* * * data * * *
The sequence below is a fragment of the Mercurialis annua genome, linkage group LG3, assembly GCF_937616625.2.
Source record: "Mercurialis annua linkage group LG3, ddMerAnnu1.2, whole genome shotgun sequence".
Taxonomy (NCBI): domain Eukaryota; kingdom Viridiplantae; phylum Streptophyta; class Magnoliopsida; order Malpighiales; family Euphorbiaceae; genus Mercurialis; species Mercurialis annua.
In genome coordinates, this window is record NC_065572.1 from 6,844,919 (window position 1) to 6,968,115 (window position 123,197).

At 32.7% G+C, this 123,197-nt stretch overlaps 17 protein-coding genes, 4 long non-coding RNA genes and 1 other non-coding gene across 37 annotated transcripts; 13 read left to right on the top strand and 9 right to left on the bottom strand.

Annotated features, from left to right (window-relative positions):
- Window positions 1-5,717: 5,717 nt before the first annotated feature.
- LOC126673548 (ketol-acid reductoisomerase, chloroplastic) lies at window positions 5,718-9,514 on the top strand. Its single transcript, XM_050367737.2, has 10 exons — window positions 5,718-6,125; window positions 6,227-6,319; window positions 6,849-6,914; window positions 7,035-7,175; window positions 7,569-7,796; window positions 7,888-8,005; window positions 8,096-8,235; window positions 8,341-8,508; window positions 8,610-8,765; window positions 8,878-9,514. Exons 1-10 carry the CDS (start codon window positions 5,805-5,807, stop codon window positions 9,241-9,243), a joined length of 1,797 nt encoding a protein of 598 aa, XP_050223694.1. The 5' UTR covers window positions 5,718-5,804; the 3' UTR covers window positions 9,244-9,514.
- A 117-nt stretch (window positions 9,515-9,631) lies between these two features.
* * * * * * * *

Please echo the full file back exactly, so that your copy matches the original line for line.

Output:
The sequence below is a fragment of the Mercurialis annua genome, linkage group LG3, assembly GCF_937616625.2.
Source record: "Mercurialis annua linkage group LG3, ddMerAnnu1.2, whole genome shotgun sequence".
Taxonomy (NCBI): domain Eukaryota; kingdom Viridiplantae; phylum Streptophyta; class Magnoliopsida; order Malpighiales; family Euphorbiaceae; genus Mercurialis; species Mercurialis annua.
In genome coordinates, this window is record NC_065572.1 from 6,844,919 (window position 1) to 6,968,115 (window position 123,197).

At 32.7% G+C, this 123,197-nt stretch overlaps 17 protein-coding genes, 4 long non-coding RNA genes and 1 other non-coding gene across 37 annotated transcripts; 13 read left to right on the top strand and 9 right to left on the bottom strand.

Annotated features, from left to right (window-relative positions):
- Window positions 1-5,717: 5,717 nt before the first annotated feature.
- LOC126673548 (ketol-acid reductoisomerase, chloroplastic) lies at window positions 5,718-9,514 on the top strand. Its single transcript, XM_050367737.2, has 10 exons — window positions 5,718-6,125; window positions 6,227-6,319; window positions 6,849-6,914; window positions 7,035-7,175; window positions 7,569-7,796; window positions 7,888-8,005; window positions 8,096-8,235; window positions 8,341-8,508; window positions 8,610-8,765; window positions 8,878-9,514. Exons 1-10 carry the CDS (start codon window positions 5,805-5,807, stop codon window positions 9,241-9,243), a joined length of 1,797 nt encoding a protein of 598 aa, XP_050223694.1. The 5' UTR covers window positions 5,718-5,804; the 3' UTR covers window positions 9,244-9,514.
- A 117-nt stretch (window positions 9,515-9,631) lies between these two features.